Massachusetts Daily Collegian

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A free and responsible press serving the UMass community since 1890

Massachusetts Daily Collegian

A free and responsible press serving the UMass community since 1890

Massachusetts Daily Collegian

Q&A with UMass student app creator

On top of his involvement with the Biological Sciences Student Association (BioSci Club) and reviving the Mobile Operating Systems Club, Peter Tao, a University of Massachusetts junior, has created multiple apps, including “Spotlight” and “Praise.” The biochemistry major and computer science minor has been creating apps for the last year and hopes to continue with his engineering.

Abigail Charpentier: When did you first have the idea to create Spotlight?

Peter Tao: Well, UMass has this super awesome hackathon every fall. Me and my roommate decided to do it this year super spontaneously and we ended up getting second place with this app we made called Bread Crumbs. It was an anonymous photo sharing app where you could just drop photos like bread crumbs at certain locations and people around you could see it… I then decided to turn that Bread Crumbs app into Spotlight, which is not location-based but a photo sharing app where people can post photos anonymously. Most of it is memes and random pictures people take. To answer your question, the beginning of this semester.

AC: How did you go about creating this app?

PT: I started making apps last year and my first one was Praise, which is an app where you can easily compliment your friends. I did that because I realized a lot of my friends were going through some hard times with illness and what not. You can connect with Facebook and it automatically gets your friends from Facebook and it is an easy way to compliment people and in real-time they are getting these compliments. But to create this app I looked at lots of online videos and did a lot of reading. There’s a lot of good forums where you can learn to make apps.

AC: How long did the process take?

PT: A long time. My first one took probably nine months, but that’s only because I had to learn how to do everything from scratch and learn every little detail of how app-making works. But Spotlight took a lot less because I already had a lot of tools and code that was already written.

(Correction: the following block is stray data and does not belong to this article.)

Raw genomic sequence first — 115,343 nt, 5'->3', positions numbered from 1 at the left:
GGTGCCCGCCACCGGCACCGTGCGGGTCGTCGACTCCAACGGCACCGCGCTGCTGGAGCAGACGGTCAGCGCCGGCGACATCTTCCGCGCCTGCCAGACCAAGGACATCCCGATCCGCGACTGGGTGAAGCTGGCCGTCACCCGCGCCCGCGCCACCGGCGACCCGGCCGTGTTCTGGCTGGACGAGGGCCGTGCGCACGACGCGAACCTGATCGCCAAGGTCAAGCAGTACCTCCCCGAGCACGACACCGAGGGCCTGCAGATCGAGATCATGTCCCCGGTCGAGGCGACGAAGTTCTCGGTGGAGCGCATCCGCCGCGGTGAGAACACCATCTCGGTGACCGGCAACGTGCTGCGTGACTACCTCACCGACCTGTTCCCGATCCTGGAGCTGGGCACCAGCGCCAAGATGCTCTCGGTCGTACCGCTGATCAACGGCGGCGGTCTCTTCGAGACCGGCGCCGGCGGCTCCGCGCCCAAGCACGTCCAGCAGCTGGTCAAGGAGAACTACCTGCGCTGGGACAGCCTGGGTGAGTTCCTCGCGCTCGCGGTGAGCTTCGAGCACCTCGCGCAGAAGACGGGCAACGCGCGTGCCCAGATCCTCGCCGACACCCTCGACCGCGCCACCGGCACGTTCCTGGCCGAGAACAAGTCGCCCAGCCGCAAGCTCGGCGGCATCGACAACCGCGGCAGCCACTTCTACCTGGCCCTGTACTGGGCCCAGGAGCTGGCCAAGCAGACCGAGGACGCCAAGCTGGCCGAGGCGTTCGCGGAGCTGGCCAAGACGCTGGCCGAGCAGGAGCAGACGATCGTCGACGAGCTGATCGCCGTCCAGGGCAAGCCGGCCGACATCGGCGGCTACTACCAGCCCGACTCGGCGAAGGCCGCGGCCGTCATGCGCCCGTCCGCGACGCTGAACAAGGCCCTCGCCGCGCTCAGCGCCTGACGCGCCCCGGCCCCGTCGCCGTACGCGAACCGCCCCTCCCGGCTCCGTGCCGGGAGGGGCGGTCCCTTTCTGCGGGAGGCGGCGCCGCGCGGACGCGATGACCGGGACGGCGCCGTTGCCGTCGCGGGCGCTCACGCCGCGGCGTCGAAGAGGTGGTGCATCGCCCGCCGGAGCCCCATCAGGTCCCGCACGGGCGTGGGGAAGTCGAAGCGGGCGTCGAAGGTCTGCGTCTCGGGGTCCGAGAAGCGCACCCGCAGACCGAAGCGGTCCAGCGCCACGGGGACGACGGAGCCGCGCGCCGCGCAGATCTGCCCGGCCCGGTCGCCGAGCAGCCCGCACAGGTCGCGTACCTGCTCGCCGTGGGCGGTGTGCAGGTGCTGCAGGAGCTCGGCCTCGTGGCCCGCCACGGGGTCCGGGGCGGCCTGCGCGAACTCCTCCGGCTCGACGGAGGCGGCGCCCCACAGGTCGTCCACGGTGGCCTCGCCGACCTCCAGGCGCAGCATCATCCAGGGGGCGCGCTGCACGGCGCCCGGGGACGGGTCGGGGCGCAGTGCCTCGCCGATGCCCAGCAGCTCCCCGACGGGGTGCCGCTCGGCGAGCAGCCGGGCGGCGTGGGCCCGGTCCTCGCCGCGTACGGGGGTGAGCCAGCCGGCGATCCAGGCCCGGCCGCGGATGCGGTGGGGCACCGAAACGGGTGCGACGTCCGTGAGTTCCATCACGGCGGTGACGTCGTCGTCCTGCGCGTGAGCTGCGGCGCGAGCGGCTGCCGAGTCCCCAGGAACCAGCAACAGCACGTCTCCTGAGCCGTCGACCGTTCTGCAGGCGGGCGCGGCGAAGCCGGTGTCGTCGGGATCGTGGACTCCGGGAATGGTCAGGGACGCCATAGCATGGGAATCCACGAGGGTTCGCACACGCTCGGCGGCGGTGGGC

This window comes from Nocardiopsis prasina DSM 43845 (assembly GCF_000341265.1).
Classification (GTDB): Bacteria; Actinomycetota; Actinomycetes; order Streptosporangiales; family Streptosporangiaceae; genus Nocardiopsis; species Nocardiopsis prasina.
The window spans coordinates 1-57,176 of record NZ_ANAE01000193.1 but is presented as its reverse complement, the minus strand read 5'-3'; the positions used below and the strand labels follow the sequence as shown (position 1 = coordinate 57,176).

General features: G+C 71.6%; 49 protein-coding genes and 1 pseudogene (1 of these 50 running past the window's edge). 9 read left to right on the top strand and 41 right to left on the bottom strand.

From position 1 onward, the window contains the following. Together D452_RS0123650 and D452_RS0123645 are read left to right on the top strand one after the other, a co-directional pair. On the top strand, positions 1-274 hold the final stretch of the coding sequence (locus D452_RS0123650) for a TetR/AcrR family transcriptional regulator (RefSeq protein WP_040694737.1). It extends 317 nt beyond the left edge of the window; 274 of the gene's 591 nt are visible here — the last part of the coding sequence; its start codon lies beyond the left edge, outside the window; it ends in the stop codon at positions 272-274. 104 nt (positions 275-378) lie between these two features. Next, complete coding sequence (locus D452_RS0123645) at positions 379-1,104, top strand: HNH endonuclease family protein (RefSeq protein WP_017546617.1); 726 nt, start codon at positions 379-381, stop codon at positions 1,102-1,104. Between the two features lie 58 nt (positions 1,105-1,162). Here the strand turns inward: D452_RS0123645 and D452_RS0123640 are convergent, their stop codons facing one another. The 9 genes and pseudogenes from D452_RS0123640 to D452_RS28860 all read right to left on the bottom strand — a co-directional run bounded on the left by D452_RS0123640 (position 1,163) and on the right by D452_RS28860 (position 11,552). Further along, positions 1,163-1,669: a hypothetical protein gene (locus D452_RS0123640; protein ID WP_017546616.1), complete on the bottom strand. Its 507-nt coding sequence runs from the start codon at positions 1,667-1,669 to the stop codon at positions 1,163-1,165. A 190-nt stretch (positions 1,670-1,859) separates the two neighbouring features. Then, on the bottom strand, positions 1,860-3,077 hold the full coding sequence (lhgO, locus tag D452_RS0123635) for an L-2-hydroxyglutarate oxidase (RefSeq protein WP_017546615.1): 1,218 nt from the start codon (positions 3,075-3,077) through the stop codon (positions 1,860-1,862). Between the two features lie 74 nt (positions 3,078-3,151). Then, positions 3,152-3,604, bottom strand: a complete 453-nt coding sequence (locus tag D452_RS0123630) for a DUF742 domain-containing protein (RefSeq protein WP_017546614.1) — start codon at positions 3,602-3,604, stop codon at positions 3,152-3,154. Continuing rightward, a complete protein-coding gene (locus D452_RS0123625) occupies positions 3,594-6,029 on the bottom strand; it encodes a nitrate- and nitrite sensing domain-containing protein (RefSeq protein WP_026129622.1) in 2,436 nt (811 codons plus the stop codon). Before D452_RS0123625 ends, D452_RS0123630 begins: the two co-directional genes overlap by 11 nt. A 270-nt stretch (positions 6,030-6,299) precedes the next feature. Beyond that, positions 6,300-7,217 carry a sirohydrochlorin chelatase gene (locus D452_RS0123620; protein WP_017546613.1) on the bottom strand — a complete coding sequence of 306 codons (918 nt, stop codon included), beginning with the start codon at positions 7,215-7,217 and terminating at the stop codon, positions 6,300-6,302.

AC: How is Spotlight different from other photo sharing apps, like Instagram and Snapchat?

PT: Snapchat and Instagram are huge now. Instagram is not anonymous. You have a profile and stuff. Snapchat is like you’re sharing directly with a friend or you can have a story. Spotlight is kind of like a combination between Instagram and Snapchat where photos get automatically deleted after a certain amount of time, which is like the Snapchat part, and it’s like Instagram because the layout is pretty similar and you can see photos, but people are also anonymous so they don’t feel this pressure to post things that other people will like, they can just post whatever comes to mind.

AC: Have you had any issues with inappropriate content since it is anonymous?

PT: That’s a good point. We have a filter that can scan for inappropriate photos and if you try to post them, it won’t let you post them. It’s connected to Google and Google has something called the “Cloud Vision API” which, if you send them a picture, they will take a look at it with their computers…and it will detect how likely it is that a photo is to be inappropriate. It shows you where the face is, emotions [in the photo] and there’s a safe search feature that will tell you how likely it is to be adult content. If it’s “very likely,” the app won’t post it.

AC: How was creating Spotlight different from creating Praise?

PT: Praise was the first one so it was a lot harder. I think Spotlight was easier because I had all of the tools that I used to make Praise so I just picked them out and put Spotlight together.

AC: What is the biggest challenge about making apps?

PT: I think the biggest one is writing code that you think is perfect and then running it to find out that it is not perfect at all and going through the code trying to find what went wrong. There were so many problems, but that’s probably the biggest one; debugging.

AC: Your apps are currently only available on iTunes. Will they eventually be available for other devices, like Androids? 

PT: Yes. Those are future projects.

AC: Do you have any plans to create new apps?

PT: Yeah, absolutely. I love making apps.

Abigail Charpentier can be reached at [email protected] and followed on Twitter @abigailcharp.

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